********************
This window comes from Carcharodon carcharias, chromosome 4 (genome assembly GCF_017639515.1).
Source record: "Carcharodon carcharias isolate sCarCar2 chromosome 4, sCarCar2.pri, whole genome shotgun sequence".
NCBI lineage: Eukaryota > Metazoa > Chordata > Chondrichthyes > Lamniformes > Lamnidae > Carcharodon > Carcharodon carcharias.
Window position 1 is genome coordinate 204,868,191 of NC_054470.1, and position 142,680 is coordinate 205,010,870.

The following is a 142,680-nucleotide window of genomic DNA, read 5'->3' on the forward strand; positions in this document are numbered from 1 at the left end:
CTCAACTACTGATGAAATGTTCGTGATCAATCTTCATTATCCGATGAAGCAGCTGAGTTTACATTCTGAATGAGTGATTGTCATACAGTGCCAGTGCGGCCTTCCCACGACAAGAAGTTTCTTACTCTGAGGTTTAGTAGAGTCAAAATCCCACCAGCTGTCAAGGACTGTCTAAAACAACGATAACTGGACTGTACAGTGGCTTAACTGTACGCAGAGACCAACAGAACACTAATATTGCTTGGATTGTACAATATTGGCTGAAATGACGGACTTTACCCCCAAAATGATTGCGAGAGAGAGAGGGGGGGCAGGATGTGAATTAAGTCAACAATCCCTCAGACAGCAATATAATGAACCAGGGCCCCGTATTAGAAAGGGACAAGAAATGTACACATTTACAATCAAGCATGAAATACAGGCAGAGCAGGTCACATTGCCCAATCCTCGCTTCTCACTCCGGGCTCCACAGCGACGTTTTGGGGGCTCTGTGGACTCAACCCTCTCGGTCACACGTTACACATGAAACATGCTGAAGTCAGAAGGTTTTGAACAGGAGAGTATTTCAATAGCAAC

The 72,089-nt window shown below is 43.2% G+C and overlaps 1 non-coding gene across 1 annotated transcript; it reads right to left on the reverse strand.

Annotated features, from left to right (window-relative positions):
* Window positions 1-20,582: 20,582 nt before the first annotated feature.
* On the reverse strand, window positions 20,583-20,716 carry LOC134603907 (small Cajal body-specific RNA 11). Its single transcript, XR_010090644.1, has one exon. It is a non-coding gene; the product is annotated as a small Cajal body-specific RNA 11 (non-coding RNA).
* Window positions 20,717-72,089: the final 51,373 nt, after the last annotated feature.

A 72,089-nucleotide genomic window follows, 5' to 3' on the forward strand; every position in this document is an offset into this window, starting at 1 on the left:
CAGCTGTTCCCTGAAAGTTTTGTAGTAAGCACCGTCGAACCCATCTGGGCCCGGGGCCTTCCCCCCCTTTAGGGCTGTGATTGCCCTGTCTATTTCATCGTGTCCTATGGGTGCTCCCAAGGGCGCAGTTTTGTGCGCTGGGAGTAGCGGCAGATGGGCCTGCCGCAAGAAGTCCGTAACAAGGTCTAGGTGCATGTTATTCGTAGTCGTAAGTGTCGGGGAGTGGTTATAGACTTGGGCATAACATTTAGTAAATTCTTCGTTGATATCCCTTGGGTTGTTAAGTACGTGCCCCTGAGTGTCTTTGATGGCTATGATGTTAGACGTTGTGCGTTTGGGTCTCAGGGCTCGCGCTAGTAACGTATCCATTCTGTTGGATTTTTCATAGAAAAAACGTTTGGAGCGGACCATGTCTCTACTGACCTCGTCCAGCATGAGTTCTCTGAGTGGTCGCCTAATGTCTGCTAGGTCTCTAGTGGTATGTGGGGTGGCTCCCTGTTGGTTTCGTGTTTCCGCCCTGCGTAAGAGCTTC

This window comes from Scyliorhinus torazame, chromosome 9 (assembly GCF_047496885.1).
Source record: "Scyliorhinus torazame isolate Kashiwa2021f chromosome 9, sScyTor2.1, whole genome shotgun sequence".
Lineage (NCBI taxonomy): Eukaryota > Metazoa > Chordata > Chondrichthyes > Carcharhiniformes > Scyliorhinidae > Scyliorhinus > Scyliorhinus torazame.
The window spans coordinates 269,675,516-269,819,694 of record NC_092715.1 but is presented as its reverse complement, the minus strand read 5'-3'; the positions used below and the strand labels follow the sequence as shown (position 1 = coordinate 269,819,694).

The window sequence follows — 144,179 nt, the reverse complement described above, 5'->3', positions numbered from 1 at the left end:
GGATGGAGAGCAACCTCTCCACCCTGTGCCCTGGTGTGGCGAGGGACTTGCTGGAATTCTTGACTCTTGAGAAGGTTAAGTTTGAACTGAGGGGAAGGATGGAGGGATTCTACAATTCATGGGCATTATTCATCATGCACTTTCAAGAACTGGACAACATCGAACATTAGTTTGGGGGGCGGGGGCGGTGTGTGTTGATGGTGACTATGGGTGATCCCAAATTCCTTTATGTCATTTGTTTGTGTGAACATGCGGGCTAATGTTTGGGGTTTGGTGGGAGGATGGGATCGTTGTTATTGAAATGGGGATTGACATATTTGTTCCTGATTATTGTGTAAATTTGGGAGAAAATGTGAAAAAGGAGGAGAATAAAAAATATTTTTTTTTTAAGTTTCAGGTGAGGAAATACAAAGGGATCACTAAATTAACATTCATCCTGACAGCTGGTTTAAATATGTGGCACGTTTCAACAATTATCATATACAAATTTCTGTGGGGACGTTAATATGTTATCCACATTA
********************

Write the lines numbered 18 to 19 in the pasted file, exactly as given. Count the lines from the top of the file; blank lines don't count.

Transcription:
The window sequence follows — 144,179 nt, the reverse complement described above, 5'->3', positions numbered from 1 at the left end:
GGATGGAGAGCAACCTCTCCACCCTGTGCCCTGGTGTGGCGAGGGACTTGCTGGAATTCTTGACTCTTGAGAAGGTTAAGTTTGAACTGAGGGGAAGGATGGAGGGATTCTACAATTCATGGGCATTATTCATCATGCACTTTCAAGAACTGGACAACATCGAACATTAGTTTGGGGGGCGGGGGCGGTGTGTGTTGATGGTGACTATGGGTGATCCCAAATTCCTTTATGTCATTTGTTTGTGTGAACATGCGGGCTAATGTTTGGGGTTTGGTGGGAGGATGGGATCGTTGTTATTGAAATGGGGATTGACATATTTGTTCCTGATTATTGTGTAAATTTGGGAGAAAATGTGAAAAAGGAGGAGAATAAAAAATATTTTTTTTTTAAGTTTCAGGTGAGGAAATACAAAGGGATCACTAAATTAACATTCATCCTGACAGCTGGTTTAAATATGTGGCACGTTTCAACAATTATCATATACAAATTTCTGTGGGGACGTTAATATGTTATCCACATTA